On the MediaAuthor: WNYC Studios
25 May 2019

On the Media

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The Peabody Award-winning On the Media podcast is your guide to examining how the media sausage is made. Hosts Brooke Gladstone and Bob Garfield examine threats to free speech and government transparency, cast a skeptical eye on media coverage of the week’s big stories and unravel hidden political narratives in everything we read, watch and hear. WNYC Studios is a listener-supported producer of other leading podcasts including Radiolab, Snap Judgment, Death, Sex & Money, Nancy and Here’s the Thing with Alec Baldwin. © WNYC Studios

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    On Matters of War

    Controversy erupted over news that President Trump may grant more pardons for alleged war criminal Edward Gallagher and others. This week, On the Media looks at Fox News’s influence on the president’s decision. And, how the Navy may be spying on a reporter who's tracked Gallagher's case. Plus, how the latest Julian Assange indictment could spell disaster for the future of investigative journalism. 

    1. James Goodale, former General Counsel for The New York Times and author of Fighting For The Press, on the disastrous new Julian Assange indictments. Listen

    2. Adam Weinstein [@AdamWeinstein], an editor with The New Republic, on the unofficial Fox News campaign to push the president to pardon alleged war criminals. Listen.

    3. Andrew Tilghman [@andrewtilghman], Executive Editor of the Military Times, on the Navy's troubling assault on press freedom. Listen.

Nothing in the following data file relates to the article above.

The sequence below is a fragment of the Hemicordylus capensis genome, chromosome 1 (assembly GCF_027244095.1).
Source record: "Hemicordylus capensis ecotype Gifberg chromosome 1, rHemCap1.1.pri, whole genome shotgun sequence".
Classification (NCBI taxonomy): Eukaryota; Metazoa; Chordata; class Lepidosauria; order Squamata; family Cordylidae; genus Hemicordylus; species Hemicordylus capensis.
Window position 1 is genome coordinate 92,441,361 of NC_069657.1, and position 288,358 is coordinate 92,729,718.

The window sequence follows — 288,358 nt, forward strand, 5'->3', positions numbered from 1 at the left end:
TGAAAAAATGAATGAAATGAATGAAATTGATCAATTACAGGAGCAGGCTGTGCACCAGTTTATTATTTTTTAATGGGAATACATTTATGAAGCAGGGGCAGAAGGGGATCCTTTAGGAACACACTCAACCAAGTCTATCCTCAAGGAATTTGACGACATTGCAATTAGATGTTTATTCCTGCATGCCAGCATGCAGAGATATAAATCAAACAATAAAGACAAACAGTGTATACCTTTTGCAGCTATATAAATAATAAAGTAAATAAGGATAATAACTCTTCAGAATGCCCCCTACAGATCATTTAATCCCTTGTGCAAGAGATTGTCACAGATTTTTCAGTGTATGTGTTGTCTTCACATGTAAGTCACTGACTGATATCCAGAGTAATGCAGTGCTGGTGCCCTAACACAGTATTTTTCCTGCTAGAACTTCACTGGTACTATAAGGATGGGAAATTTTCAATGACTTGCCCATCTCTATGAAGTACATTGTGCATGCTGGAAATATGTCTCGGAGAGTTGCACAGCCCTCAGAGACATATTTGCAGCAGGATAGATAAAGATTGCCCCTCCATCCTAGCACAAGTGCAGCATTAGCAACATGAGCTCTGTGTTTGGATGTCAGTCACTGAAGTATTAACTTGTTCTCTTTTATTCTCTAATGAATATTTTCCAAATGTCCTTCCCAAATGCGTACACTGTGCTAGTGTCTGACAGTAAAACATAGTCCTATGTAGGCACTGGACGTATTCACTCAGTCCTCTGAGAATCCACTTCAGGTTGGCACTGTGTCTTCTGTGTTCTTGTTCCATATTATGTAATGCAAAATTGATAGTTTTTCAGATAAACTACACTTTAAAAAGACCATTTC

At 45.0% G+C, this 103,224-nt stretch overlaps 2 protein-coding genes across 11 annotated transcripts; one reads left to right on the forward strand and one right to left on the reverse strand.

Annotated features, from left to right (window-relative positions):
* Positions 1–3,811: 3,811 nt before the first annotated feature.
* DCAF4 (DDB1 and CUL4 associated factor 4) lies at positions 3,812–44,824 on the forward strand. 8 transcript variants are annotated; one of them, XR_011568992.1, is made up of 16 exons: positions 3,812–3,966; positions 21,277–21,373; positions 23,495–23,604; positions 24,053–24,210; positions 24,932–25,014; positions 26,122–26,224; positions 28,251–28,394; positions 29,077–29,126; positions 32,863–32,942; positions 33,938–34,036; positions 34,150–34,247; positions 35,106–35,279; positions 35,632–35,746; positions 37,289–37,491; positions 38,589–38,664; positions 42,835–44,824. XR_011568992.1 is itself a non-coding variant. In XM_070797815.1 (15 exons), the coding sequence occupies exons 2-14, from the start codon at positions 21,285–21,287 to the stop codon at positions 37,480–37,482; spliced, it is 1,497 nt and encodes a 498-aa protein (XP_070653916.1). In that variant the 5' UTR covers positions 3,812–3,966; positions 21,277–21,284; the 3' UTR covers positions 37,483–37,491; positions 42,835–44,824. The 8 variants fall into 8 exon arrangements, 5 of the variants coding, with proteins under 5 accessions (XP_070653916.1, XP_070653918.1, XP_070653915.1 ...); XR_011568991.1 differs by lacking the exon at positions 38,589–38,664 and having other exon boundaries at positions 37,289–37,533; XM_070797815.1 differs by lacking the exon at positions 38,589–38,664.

4. Scott J. Shapiro [@scottjshapiro], professor of philosophy and law at Yale, on how militaries across the globe navigate the horrors of war. Listen.

    Songs:

    All the Presidents Men Theme by David Shire
    Okami by Nicola Cruz 
    Capharnaüm by Khaled Mouzanar
    R+B = ? by Aeroc 
    Farewell My Good One Forever by Phantasm
    Agnus Dei by Martín Palmeri

     


  • Posted on 24 May 2019

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    Solving the Facebook Problem at Home and Abroad

    When former Facebook co-founder Chris Hughes penned a New York Times op-ed calling for the breakup of the platform, he was lauded by anti-corporate politicians and the press. Then came a series of hard questions: how exactly would breaking up Facebook, which owns WhatsApp and Instagram, address free speech concerns? Or help stifle the spread of propaganda on the platform? And how would American regulations affect the majority of Facebook users, who live in the global south? According to Michael Lwin, an American-born antitrust lawyer living in Yangon, Myanmar, US regulators should tread lightly. He and Bob speak about how calls to break up Facebook could have wide ranging unintended consequences, especially outside of the US.


  • Posted on 22 May 2019

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    Constellation of Secret Evil

    A controversial bill in Alabama is the latest in a wave of different abortion bans sweeping the country. This week, On the Media looks at the influence of Janet Porter, a little-known lobbyist who has been pushing what are misleadingly referred to as “heartbeat” laws. And, a deep dive into the rise of Hungarian Prime Minister Viktor Orbán, and what his autocratic regime tells us about the future of Europe. Plus, a new book reveals how conspiracy theories became a fact of American life.